Organizational Evolutionary Design

What is Organizational Evolutionary Design?

Evolutionary Design is the practice of growing a system in a natural way, by adding the minimum amount of code to satisfy the business needs in an iterative and incremental approach. When done right, the code structure changes continuously to optimize for change, thus allowing a constant speed of development for longer periods of time.

 

In a dynamic world we need to adapt our tools and techniques to be resilient to change. Evolutionary Design is one of these techniques that helps us grow a system well by understanding its current characteristics.

Please see more of my ideas on the topic of Evolutionary Design here. During this article I will explain that there  is an obvious parallel between Software Evolutionary Design and Organizational Evolutionary Design.

 

Organizational Evolutionary Design

Evolutionary Design

In my experience as a programmer, trainer, technical coach and then organizational coach I observed a correlation between various systems around me. Especially when working with various teams to transition from one way of working to another, I facilitate the restructuring of the links between these systems.

Situation: A medium sized organization that has the Development Lead, Testing Lead and Operations Manager as roles. Their problem is they deliver a feature in 6 months on average. Their CEO wants them to deliver faster, because the clients are waiting too much and they could lose business.

Situation: Evolutionary Approach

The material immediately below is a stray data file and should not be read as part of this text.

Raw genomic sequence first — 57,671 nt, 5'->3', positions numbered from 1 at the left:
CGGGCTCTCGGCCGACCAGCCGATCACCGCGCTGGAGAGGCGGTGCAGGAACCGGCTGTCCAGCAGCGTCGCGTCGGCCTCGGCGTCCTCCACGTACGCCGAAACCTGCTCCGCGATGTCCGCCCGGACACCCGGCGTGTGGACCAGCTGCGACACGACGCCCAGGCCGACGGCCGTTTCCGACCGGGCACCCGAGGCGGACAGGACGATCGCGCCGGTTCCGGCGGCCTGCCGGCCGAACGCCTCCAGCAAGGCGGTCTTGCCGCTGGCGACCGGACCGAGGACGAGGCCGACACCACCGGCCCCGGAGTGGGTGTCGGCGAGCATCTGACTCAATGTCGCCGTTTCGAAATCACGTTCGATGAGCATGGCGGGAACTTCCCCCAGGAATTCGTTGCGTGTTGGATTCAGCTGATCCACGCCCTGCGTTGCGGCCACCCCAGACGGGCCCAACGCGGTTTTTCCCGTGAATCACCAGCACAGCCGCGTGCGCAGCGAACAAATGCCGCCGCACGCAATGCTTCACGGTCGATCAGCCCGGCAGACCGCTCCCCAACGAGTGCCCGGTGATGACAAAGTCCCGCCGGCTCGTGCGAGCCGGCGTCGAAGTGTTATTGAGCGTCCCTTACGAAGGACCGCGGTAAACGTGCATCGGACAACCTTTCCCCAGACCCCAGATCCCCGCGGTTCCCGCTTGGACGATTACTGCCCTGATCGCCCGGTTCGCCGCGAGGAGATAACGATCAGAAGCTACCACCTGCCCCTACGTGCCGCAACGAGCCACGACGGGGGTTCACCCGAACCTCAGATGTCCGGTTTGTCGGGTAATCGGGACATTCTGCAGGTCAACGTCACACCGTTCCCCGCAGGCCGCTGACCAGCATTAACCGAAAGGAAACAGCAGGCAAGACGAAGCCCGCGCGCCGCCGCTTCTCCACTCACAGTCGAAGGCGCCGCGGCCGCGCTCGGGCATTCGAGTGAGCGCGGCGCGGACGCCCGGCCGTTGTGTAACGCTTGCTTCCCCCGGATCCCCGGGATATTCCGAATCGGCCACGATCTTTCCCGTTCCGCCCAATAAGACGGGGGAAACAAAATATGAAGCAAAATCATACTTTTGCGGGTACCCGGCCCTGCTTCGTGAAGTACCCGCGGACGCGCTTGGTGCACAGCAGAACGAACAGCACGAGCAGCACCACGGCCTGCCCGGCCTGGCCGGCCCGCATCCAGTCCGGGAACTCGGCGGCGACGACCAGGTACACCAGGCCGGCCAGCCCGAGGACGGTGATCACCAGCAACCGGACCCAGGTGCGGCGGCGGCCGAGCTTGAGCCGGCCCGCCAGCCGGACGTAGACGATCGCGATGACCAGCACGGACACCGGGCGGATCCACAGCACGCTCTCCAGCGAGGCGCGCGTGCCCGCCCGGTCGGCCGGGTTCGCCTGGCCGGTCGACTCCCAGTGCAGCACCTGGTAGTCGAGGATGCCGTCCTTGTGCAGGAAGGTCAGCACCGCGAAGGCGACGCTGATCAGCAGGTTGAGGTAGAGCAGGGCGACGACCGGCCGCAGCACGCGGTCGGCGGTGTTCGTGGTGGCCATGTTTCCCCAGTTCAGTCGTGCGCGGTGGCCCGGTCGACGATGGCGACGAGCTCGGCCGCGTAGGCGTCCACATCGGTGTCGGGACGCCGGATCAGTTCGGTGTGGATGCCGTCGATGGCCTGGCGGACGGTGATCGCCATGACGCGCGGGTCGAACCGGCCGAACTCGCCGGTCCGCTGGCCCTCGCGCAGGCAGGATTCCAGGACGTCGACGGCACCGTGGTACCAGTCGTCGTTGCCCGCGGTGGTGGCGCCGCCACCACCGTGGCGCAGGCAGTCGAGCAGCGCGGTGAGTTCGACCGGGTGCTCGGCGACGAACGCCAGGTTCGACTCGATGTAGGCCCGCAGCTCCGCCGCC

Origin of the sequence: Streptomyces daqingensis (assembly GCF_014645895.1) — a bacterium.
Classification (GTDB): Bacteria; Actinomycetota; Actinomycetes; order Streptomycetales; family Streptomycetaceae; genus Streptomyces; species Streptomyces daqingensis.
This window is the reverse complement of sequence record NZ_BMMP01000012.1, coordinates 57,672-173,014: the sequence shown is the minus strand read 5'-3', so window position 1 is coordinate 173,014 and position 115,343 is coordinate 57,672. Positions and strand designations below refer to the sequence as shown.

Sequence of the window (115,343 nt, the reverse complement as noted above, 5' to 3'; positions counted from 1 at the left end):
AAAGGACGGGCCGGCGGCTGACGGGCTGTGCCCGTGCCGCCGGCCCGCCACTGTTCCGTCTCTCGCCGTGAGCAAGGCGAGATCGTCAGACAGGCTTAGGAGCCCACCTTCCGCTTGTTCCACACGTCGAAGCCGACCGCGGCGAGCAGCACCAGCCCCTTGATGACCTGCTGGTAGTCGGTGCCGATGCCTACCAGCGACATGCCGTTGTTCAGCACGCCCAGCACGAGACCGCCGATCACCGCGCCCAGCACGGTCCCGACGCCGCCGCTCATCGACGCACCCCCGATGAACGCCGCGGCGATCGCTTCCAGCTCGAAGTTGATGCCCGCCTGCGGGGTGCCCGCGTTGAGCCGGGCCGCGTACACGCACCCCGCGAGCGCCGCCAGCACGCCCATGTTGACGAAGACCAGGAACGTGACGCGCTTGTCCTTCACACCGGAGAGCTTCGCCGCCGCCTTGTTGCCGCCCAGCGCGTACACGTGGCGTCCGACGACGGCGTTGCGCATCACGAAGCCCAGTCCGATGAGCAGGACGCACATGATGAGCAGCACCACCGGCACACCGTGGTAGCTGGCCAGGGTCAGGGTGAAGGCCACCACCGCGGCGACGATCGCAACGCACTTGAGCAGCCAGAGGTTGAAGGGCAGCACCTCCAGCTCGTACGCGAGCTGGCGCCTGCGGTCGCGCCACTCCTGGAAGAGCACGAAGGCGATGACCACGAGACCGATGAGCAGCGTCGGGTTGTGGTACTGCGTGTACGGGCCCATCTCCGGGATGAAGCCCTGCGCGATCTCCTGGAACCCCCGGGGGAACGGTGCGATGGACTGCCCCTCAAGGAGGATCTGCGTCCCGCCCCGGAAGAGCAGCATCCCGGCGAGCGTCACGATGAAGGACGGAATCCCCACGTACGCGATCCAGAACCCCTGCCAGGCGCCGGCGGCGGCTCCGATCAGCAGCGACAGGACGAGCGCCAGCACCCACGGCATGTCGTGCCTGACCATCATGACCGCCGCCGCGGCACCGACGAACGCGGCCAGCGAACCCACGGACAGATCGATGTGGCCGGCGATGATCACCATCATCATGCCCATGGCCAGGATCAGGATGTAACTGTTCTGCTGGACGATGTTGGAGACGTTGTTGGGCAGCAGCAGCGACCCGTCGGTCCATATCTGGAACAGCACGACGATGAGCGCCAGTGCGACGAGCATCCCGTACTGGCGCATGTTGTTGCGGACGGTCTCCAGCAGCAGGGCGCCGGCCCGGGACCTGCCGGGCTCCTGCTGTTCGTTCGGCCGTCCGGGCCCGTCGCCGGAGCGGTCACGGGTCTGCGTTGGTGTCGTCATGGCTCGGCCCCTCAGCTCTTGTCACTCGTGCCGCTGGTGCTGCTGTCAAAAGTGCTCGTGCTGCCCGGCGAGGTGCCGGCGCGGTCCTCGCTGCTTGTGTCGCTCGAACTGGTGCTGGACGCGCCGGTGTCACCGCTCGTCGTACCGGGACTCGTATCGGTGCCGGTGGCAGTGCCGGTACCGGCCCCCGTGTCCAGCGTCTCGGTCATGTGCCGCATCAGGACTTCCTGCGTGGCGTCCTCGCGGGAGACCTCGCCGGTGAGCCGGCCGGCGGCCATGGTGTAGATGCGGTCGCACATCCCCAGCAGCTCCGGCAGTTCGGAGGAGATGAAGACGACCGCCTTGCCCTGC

When restructuring such an organization I take a systemic approach: I want to understand the relationships between these departments and what blocks them from faster delivery. I talk with the people, look at their delivery cycle, understand their technical practices, discover their business model, etc. The result of this assessment is a change roadmap created specially for their organization. We discuss this roadmap together, I make sure everyone understands it and we adjust it where needed. I make the roadmap public and keep it up to date. It looks like a board with next actions, current actions, and what is done.

In this situation it is virtually impossible to know how much time it will take to get to a normalization. I can use my experience and have an educated guess, but the error is quite high, as it’s just a guess and not an estimation.

Normalizing Growth

I adjust this roadmap daily, depending on the problems that arise and the feedback from the organization. The purpose is to have the organization increase their performance step by step, in their own time, with their own strengths, weaknesses and resources. I am just a facilitator of improvement, of  normalizing growth from their initial level to an improved level. We measure at each step how well we are and if the organization decides they are good enough, I leave and leave them independent.

I call this process Normalizing Growth. Normalizing Growth is the process of observing the natural traits of a system and adjusting its growth patterns so it can become a sustainable self-reliant ecosystem. Think about when you were a kid and started to be independent; you could go to school or friends alone, without adult supervision.

Optimizing Growth

After a while the organization calls me back because they know they can perform better. I analyze again their current system, talk with people, and we discuss about their expected outcome. In this moment they want to optimize their processes in a specific direction. When you optimize any system you need to compromise. An organization cannot be 100% of time working for clients and still be a learning organization. So you need to reduce the time for some areas and increase it for some others. My help in this situation is to find the right compromise, given their business strategy.